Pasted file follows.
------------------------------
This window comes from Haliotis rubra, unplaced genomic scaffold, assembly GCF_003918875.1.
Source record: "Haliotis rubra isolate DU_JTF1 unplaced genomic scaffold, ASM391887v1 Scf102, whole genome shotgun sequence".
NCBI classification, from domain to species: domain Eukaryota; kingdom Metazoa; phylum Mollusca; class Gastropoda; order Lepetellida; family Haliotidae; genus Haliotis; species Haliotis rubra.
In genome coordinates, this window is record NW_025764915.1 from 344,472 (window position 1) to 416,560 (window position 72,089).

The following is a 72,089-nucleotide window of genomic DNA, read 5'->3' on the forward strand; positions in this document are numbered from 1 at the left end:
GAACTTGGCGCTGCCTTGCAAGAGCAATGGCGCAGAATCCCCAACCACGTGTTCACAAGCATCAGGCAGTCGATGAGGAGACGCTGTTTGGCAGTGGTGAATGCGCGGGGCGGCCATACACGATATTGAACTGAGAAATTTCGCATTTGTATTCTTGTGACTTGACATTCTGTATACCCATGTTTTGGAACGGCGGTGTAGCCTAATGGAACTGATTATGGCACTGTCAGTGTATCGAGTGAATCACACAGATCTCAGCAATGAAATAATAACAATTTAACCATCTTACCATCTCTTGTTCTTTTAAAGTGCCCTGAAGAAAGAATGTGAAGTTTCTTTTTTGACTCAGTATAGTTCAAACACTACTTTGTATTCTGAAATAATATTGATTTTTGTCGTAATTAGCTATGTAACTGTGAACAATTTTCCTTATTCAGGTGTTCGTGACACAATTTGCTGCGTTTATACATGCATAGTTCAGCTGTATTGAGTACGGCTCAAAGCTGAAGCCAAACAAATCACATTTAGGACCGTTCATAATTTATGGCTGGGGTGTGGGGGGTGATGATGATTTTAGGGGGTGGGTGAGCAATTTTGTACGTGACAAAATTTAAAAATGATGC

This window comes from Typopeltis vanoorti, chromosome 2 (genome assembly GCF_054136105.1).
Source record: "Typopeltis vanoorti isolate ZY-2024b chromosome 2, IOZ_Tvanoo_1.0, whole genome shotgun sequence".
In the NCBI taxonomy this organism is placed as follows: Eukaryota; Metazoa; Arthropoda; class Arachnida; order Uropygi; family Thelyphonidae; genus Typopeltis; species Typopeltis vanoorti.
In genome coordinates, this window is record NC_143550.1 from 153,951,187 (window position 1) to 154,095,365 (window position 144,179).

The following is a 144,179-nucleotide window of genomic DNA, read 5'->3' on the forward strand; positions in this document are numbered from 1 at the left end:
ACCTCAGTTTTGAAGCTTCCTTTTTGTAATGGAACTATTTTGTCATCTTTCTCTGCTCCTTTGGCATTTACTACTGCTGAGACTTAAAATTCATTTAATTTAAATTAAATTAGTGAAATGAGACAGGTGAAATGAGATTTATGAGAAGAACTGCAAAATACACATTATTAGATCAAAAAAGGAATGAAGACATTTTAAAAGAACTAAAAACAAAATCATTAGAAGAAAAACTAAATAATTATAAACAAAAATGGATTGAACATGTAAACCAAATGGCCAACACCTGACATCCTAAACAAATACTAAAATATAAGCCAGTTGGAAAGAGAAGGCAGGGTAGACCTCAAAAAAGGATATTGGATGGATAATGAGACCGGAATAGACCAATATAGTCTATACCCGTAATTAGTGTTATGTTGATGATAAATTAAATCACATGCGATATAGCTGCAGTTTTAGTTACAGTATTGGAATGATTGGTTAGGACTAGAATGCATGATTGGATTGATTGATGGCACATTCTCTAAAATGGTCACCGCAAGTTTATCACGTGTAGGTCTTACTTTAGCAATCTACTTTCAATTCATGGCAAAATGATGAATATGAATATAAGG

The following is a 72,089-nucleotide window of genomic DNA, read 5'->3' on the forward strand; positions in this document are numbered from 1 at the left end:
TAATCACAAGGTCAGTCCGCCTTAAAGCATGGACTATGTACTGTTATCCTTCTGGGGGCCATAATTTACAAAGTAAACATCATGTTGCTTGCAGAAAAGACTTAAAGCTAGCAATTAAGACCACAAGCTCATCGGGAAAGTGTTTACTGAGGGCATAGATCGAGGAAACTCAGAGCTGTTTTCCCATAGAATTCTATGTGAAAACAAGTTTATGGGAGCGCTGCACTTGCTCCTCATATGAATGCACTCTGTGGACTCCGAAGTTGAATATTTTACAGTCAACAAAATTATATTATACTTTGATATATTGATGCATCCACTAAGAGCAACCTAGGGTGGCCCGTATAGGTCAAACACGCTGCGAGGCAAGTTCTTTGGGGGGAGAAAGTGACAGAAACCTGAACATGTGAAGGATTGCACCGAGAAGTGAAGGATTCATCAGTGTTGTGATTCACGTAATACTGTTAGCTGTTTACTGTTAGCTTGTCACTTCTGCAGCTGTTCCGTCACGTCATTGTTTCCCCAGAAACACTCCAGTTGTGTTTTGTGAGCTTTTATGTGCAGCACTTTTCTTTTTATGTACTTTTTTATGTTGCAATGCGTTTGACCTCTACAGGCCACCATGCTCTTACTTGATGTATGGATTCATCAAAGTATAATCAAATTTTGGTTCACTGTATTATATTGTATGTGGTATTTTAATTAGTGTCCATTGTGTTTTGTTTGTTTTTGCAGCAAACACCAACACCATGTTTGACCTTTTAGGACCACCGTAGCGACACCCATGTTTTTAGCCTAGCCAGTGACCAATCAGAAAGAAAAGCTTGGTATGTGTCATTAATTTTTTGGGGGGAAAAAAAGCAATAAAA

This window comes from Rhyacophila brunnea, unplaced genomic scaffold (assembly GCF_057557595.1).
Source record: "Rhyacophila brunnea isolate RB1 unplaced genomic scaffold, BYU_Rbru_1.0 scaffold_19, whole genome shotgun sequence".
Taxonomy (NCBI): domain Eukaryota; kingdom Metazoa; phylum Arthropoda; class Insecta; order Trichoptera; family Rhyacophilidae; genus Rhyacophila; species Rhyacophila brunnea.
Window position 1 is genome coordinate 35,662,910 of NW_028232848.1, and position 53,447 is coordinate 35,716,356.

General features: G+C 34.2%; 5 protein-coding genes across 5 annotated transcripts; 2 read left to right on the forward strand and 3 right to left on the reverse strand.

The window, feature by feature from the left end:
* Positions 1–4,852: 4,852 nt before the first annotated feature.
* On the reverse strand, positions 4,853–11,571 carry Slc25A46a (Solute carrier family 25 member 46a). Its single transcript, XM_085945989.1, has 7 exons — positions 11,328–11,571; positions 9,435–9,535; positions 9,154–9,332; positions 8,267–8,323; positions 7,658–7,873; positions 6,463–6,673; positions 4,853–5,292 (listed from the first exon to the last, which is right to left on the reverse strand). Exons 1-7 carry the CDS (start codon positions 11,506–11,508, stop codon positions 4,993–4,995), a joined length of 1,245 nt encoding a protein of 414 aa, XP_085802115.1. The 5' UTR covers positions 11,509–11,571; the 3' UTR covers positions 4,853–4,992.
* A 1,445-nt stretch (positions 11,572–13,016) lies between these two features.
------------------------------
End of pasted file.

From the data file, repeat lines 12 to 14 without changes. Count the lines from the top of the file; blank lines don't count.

ACCTCAGTTTTGAAGCTTCCTTTTTGTAATGGAACTATTTTGTCATCTTTCTCTGCTCCTTTGGCATTTACTACTGCTGAGACTTAAAATTCATTTAATTTAAATTAAATTAGTGAAATGAGACAGGTGAAATGAGATTTATGAGAAGAACTGCAAAATACACATTATTAGATCAAAAAAGGAATGAAGACATTTTAAAAGAACTAAAAACAAAATCATTAGAAGAAAAACTAAATAATTATAAACAAAAATGGATTGAACATGTAAACCAAATGGCCAACACCTGACATCCTAAACAAATACTAAAATATAAGCCAGTTGGAAAGAGAAGGCAGGGTAGACCTCAAAAAAGGATATTGGATGGATAATGAGACCGGAATAGACCAATATAGTCTATACCCGTAATTAGTGTTATGTTGATGATAAATTAAATCACATGCGATATAGCTGCAGTTTTAGTTACAGTATTGGAATGATTGGTTAGGACTAGAATGCATGATTGGATTGATTGATGGCACATTCTCTAAAATGGTCACCGCAAGTTTATCACGTGTAGGTCTTACTTTAGCAATCTACTTTCAATTCATGGCAAAATGATGAATATGAATATAAGG

The following is a 72,089-nucleotide window of genomic DNA, read 5'->3' on the forward strand; positions in this document are numbered from 1 at the left end:
TAATCACAAGGTCAGTCCGCCTTAAAGCATGGACTATGTACTGTTATCCTTCTGGGGGCCATAATTTACAAAGTAAACATCATGTTGCTTGCAGAAAAGACTTAAAGCTAGCAATTAAGACCACAAGCTCATCGGGAAAGTGTTTACTGAGGGCATAGATCGAGGAAACTCAGAGCTGTTTTCCCATAGAATTCTATGTGAAAACAAGTTTATGGGAGCGCTGCACTTGCTCCTCATATGAATGCACTCTGTGGACTCCGAAGTTGAATATTTTACAGTCAACAAAATTATATTATACTTTGATATATTGATGCATCCACTAAGAGCAACCTAGGGTGGCCCGTATAGGTCAAACACGCTGCGAGGCAAGTTCTTTGGGGGGAGAAAGTGACAGAAACCTGAACATGTGAAGGATTGCACCGAGAAGTGAAGGATTCATCAGTGTTGTGATTCACGTAATACTGTTAGCTGTTTACTGTTAGCTTGTCACTTCTGCAGCTGTTCCGTCACGTCATTGTTTCCCCAGAAACACTCCAGTTGTGTTTTGTGAGCTTTTATGTGCAGCACTTTTCTTTTTATGTACTTTTTTATGTTGCAATGCGTTTGACCTCTACAGGCCACCATGCTCTTACTTGATGTATGGATTCATCAAAGTATAATCAAATTTTGGTTCACTGTATTATATTGTATGTGGTATTTTAATTAGTGTCCATTGTGTTTTGTTTGTTTTTGCAGCAAACACCAACACCATGTTTGACCTTTTAGGACCACCGTAGCGACACCCATGTTTTTAGCCTAGCCAGTGACCAATCAGAAAGAAAAGCTTGGTATGTGTCATTAATTTTTTGGGGGGAAAAAAAGCAATAAAA